Going into late fall / winter perp the goldenrod and asters provided adequate nectar and pollen and both hives quickly backfilled the top brood boxes. I didn’t have to do much supplemental feeding of 2-1 sugar syrup to bring them up to weight.
November 23, 2014 was the last day I had the hives open making sure they were set for overwintering here in the northeast part of the US. I overwinter in 2 deep’s typically, but this year I also left each hive with a medium super that I didn’t pull. I’m feeling pretty confident in that decision as this week we are expected to get slammed with up to 2 feet of snow in Greenwich.
It’s was such a relief to see them flying today (in the mid 40s) and even bringing in pollen. The source of the pollen, I have absolutely no idea! But it’s pretty amazing to see in January. It’s one of the small joy’s in life, peaking in the hive when weather permits and seeing the bees still hanging around — alive!
Based on colony weight they still have a full deep left of stores and the top supers, from what I could see, had plenty of honey — just the very top 3 cell rows were uncapped.
I’m pretty happy with the cluster size, didn’t see the queen, but I didn’t expect to spot her and I didn’t pull any frames or break the propolis seals on the deeps. Most of the bees were in the middle box, not up at the top with the cane sugar. I had a GoPro set on a time-lapse and can check in on them while in NYC. I wasn’t seeing much activity until today. It’s just been too cold to fly, too rainy.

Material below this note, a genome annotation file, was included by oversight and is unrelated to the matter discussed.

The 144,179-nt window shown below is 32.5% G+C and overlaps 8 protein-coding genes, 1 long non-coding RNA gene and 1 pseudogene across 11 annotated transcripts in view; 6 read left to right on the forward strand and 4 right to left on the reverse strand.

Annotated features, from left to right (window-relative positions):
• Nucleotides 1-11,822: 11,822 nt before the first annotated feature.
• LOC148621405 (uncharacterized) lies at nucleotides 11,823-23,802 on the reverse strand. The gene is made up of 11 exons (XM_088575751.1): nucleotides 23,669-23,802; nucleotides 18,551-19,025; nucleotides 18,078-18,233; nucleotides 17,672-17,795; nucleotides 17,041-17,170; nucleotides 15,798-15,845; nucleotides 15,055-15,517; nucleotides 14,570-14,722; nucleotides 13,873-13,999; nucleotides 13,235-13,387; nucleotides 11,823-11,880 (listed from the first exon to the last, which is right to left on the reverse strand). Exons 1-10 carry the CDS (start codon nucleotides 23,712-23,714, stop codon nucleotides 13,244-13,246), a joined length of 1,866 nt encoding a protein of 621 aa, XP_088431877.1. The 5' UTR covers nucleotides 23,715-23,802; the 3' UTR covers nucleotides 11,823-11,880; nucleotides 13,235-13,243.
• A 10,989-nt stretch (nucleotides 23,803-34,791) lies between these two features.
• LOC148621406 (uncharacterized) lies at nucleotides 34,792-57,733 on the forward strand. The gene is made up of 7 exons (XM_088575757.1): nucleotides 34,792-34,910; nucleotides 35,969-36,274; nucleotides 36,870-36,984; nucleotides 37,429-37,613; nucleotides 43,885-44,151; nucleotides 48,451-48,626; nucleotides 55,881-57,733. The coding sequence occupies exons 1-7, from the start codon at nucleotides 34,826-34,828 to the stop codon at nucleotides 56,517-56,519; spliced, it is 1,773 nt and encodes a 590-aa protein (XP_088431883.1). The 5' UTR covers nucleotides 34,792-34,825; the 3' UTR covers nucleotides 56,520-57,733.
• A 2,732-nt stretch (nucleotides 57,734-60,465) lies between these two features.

No small hive beetles either on the inner cover, which have been the absolute bane of my existence this year. No wax moths either or any varroa spotted on any of the bees up top.
Any clear day with the sun shining, and clear skies, is a great day to fly — for pilots and honeybees alike. I’m reminded of their resilience to work together as a team when each night we are well below freezing, rain, sleet, and snow.
This weekend was a glimmer of hope that beneath the outer cover, and inner cover, life is teeming and even thriving with a steady rhythmic beat of vibrating detached wing muscles keeping the cluster warm. I think they’re gonna make it.
Video of bees getting some pollen in…
I’m sure I’m not the only one ready for spring, the bees are too, which is when the cycle and race to harvest liquid gold (honey) starts all over again.
See ya’ll in the spring. I will definitely be doing some splits off hive 1, and hopefully get a few more hives going. Not an easy thing to manage on my limited schedule, especially in the summer and spring when M&A rages on.
* Click the pictures for larger images.